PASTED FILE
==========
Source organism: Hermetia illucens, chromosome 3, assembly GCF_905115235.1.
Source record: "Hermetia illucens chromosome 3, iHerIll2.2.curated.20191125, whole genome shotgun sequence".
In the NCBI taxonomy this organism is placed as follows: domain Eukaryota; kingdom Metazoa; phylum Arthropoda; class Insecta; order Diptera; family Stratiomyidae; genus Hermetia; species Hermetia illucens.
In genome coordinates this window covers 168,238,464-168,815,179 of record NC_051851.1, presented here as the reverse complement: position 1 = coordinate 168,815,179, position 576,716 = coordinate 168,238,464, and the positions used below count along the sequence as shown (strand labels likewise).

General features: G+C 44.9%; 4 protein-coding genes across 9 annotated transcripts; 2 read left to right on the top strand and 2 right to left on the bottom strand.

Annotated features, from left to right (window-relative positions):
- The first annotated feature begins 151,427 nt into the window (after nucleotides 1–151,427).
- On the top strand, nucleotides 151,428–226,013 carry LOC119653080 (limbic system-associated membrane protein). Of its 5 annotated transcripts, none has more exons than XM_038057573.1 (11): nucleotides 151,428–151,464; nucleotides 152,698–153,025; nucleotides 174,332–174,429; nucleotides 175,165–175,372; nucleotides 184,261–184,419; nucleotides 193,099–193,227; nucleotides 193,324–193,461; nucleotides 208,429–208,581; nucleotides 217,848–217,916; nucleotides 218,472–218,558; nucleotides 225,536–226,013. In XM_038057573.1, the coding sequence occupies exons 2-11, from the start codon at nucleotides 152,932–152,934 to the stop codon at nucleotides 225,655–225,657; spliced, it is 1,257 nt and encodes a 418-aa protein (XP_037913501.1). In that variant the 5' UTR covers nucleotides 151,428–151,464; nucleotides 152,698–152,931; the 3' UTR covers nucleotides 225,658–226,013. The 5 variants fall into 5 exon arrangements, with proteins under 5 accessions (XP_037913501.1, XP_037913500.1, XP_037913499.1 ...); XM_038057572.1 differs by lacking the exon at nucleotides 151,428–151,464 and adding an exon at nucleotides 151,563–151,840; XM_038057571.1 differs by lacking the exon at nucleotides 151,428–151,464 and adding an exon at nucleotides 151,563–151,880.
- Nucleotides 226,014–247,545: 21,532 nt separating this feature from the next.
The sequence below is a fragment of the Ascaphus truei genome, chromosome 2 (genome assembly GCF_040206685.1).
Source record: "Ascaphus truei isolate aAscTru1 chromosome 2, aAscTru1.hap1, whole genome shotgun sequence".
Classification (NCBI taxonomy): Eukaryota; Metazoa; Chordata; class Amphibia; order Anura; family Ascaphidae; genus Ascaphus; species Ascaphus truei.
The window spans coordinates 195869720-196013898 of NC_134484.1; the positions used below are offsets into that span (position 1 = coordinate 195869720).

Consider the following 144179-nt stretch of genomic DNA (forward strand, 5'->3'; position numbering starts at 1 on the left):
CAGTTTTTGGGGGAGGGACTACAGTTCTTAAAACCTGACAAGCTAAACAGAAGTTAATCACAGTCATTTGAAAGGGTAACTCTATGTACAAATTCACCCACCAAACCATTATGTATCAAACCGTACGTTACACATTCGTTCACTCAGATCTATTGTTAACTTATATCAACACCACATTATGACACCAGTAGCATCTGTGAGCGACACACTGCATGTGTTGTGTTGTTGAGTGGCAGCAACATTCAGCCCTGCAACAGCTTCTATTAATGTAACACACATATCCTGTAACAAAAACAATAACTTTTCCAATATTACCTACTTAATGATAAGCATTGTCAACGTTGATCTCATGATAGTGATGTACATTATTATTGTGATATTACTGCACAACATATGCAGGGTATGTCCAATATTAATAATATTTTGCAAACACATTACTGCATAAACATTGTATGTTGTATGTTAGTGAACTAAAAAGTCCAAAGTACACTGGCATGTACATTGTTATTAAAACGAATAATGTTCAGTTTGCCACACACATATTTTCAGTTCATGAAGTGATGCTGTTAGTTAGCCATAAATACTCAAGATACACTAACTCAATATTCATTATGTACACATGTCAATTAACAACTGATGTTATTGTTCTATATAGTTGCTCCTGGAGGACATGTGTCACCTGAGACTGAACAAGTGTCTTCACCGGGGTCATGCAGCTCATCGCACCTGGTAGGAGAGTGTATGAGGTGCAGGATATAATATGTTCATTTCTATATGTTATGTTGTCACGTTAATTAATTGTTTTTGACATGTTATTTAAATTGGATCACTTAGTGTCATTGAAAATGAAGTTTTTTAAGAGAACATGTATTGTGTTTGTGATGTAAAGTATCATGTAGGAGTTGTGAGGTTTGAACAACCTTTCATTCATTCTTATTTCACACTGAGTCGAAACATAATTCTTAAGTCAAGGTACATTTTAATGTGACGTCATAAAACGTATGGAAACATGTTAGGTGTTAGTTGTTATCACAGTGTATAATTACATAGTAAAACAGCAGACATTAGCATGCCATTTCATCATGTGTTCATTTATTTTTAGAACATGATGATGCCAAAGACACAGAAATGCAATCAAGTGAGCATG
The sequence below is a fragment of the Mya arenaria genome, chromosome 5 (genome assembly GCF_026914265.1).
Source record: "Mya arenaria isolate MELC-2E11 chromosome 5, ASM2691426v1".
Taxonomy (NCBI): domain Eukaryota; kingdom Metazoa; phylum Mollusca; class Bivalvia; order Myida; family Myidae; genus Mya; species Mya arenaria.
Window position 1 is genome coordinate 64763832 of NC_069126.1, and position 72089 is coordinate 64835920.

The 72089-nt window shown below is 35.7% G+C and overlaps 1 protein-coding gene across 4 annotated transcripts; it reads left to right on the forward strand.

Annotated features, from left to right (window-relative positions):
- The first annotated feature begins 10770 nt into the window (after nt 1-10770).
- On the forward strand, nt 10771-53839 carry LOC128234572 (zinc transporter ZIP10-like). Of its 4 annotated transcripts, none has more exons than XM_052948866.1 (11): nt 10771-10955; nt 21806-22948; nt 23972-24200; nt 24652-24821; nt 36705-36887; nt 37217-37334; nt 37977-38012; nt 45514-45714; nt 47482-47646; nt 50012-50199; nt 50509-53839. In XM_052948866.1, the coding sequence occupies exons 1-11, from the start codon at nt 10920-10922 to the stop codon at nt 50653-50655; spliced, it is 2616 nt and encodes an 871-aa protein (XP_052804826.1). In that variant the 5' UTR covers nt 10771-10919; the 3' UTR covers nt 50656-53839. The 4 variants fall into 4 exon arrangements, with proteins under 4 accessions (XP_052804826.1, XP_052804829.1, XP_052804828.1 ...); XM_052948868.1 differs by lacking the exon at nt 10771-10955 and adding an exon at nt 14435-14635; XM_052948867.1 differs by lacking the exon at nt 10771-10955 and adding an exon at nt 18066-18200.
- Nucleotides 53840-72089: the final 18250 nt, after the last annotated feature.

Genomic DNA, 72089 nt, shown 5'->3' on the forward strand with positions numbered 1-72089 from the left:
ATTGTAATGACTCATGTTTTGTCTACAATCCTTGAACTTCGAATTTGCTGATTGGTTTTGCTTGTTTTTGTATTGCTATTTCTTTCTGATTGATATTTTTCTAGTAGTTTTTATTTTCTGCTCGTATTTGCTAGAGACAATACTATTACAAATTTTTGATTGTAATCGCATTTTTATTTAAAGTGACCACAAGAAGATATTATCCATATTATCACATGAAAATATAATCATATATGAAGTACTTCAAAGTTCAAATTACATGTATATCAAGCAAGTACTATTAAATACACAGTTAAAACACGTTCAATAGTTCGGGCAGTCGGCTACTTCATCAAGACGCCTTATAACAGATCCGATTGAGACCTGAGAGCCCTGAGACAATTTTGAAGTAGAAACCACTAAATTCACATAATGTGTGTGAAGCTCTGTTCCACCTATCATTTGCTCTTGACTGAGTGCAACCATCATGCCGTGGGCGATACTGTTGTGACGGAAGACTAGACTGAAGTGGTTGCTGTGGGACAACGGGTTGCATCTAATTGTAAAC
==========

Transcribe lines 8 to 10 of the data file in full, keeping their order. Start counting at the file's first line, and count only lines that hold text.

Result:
- On the top strand, nucleotides 151,428–226,013 carry LOC119653080 (limbic system-associated membrane protein). Of its 5 annotated transcripts, none has more exons than XM_038057573.1 (11): nucleotides 151,428–151,464; nucleotides 152,698–153,025; nucleotides 174,332–174,429; nucleotides 175,165–175,372; nucleotides 184,261–184,419; nucleotides 193,099–193,227; nucleotides 193,324–193,461; nucleotides 208,429–208,581; nucleotides 217,848–217,916; nucleotides 218,472–218,558; nucleotides 225,536–226,013. In XM_038057573.1, the coding sequence occupies exons 2-11, from the start codon at nucleotides 152,932–152,934 to the stop codon at nucleotides 225,655–225,657; spliced, it is 1,257 nt and encodes a 418-aa protein (XP_037913501.1). In that variant the 5' UTR covers nucleotides 151,428–151,464; nucleotides 152,698–152,931; the 3' UTR covers nucleotides 225,658–226,013. The 5 variants fall into 5 exon arrangements, with proteins under 5 accessions (XP_037913501.1, XP_037913500.1, XP_037913499.1 ...); XM_038057572.1 differs by lacking the exon at nucleotides 151,428–151,464 and adding an exon at nucleotides 151,563–151,840; XM_038057571.1 differs by lacking the exon at nucleotides 151,428–151,464 and adding an exon at nucleotides 151,563–151,880.
- Nucleotides 226,014–247,545: 21,532 nt separating this feature from the next.
The sequence below is a fragment of the Ascaphus truei genome, chromosome 2 (genome assembly GCF_040206685.1).